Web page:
Bioassays for baseline toxicity, which measure toxicants’ non-specific effects, have been shown in previous studies to effectively correlate with the increased presence of pharmaceuticals, personal care products, endocrine-disrupting compounds, and other synthetic organics in treated sewage effluent. This study investigated how the baseline toxicity of anthropogenic compounds-spiked wastewater changed during the treatment of biofiltration and ozone oxidation, as measured by the bioluminescence inhibition of the Vibrio fischeri bacterium. The water quality parameters of dissolved organic carbon, seven common anions, and fluorescence spectroscopy were used to corroborate and collate with the toxicity results. Water quality was evaluated on two bench-scale soil filtration columns, which were configured for pre-ozonation and post-ozonation. Both systems’ soil aerobically removed similar amounts of dissolved organic carbon, and the reduction ranged between 57.7% and 62.1% for the post-ozonation and pre-ozonation systems, respectively. Biological removal of DOC, protein-like, humic-like, and soluble microbial product-like material was highest in the first 28.5 cm of each 114 cm-long system. While bioluminescence inhibition showed that ozonation was effective at lowering baseline toxicity, this study’s bioassay procedure was a very poor indicator of soil filtration treatment; both system’s effluents were significantly more toxic than their non-ozonated influents.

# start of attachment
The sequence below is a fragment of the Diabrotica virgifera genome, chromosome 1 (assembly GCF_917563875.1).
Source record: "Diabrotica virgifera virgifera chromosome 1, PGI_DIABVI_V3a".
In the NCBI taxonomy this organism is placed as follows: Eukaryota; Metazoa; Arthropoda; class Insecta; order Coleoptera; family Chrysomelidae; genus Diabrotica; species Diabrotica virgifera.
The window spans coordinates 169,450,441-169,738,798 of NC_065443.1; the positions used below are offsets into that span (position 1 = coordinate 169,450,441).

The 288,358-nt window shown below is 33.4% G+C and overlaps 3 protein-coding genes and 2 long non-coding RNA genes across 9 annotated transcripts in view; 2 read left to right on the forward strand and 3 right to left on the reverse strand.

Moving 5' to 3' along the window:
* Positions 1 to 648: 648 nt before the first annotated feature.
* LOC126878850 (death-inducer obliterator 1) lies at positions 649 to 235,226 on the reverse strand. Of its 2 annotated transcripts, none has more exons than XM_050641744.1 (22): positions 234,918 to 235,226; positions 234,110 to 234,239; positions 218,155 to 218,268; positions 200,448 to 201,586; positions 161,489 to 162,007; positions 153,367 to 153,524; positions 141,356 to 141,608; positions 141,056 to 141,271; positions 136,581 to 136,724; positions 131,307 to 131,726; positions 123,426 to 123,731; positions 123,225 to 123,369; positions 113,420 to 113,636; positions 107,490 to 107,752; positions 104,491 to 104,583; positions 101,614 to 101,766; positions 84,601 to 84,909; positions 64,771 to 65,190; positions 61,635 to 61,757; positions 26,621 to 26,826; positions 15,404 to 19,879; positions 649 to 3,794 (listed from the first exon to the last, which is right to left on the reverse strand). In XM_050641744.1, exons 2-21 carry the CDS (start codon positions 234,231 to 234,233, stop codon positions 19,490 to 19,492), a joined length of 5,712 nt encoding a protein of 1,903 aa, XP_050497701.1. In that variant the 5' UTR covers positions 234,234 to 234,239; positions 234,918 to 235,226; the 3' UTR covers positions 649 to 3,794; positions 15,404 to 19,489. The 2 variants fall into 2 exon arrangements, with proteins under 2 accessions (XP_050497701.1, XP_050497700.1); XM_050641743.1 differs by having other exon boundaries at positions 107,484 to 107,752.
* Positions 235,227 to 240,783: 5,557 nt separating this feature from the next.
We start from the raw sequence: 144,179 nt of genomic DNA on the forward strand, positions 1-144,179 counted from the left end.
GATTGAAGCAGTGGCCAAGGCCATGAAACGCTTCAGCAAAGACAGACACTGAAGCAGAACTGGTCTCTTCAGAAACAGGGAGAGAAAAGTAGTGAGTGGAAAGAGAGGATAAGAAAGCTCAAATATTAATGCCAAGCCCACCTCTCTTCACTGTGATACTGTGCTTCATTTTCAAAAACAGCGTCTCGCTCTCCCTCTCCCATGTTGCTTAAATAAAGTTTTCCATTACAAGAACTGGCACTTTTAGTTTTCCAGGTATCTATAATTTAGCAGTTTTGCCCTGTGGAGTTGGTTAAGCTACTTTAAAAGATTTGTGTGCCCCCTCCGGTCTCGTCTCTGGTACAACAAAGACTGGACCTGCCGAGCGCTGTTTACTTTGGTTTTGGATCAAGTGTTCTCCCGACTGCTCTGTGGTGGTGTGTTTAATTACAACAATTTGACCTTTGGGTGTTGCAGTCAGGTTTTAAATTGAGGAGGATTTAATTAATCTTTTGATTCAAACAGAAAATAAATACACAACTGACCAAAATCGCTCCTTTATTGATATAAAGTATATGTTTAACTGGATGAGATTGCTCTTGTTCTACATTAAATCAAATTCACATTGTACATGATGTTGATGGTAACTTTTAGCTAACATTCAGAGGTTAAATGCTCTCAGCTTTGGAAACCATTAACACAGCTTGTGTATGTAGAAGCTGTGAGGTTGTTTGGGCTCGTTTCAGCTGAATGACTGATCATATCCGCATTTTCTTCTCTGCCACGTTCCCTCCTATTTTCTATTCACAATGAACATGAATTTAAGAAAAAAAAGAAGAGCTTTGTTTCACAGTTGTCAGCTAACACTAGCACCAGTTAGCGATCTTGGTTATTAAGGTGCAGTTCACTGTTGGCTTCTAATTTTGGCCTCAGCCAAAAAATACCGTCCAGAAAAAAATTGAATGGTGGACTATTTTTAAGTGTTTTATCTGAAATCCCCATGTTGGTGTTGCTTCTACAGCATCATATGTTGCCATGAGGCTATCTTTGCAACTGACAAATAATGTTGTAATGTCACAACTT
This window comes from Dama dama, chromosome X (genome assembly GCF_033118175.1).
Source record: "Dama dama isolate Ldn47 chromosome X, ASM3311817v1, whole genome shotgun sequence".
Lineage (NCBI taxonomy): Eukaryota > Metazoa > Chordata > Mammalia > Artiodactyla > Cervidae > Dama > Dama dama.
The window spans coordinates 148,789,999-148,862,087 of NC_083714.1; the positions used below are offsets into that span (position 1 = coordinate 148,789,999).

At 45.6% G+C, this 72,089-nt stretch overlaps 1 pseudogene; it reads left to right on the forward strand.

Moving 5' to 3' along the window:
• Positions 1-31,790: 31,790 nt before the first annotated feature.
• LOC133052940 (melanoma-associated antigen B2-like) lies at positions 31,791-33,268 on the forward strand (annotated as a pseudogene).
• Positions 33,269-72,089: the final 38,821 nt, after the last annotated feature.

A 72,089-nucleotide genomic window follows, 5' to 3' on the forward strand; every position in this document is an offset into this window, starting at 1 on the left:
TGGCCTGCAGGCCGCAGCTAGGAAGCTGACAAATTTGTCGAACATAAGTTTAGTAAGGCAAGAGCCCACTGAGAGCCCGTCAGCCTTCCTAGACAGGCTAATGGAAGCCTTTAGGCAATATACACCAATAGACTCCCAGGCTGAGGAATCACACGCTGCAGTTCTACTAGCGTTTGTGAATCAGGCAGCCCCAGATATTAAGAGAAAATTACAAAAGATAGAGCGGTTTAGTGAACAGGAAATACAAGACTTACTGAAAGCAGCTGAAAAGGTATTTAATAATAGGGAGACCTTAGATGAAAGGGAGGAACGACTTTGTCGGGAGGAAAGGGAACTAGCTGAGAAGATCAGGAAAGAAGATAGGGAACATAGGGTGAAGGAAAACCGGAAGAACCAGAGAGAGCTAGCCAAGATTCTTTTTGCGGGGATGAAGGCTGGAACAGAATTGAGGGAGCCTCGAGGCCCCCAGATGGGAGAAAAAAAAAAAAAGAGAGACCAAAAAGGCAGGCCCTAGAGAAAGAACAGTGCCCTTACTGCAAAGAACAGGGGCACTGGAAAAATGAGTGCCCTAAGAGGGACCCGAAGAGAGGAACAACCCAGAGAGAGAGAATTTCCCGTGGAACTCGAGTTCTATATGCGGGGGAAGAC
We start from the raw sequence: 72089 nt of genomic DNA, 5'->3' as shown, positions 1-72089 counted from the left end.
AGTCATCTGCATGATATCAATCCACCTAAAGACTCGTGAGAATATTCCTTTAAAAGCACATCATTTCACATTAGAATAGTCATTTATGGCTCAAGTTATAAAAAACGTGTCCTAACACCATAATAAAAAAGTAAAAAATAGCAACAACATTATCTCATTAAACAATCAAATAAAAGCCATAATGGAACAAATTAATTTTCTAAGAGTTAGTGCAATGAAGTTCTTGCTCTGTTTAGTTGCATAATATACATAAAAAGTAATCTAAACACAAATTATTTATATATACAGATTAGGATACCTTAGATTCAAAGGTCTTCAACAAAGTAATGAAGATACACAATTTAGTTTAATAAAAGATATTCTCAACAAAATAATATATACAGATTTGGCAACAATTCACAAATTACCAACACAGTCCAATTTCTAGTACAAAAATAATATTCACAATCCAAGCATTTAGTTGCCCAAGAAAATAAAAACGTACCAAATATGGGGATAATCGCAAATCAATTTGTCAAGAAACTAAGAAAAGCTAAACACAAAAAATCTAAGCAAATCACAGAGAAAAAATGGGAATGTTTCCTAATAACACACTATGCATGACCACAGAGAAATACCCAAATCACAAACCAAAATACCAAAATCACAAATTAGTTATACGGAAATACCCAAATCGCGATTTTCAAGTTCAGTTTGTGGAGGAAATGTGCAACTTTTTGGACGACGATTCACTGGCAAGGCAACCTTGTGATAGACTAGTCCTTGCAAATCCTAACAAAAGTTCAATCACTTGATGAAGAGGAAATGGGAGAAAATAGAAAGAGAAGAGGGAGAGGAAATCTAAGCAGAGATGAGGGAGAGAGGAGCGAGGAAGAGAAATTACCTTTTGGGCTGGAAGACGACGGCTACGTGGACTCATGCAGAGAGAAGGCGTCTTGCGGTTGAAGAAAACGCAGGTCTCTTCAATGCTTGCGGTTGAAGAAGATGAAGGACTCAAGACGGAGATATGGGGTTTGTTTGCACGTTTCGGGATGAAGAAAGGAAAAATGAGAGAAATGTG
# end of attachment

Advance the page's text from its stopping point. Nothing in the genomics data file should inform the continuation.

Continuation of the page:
|Date of Award||Jul 2012|
- Biological, Environmental Science and Engineering
|Supervisor||Gary Amy (Supervisor)|
- Soil filtration
- Baseline toxicity
- Vibrio fischeri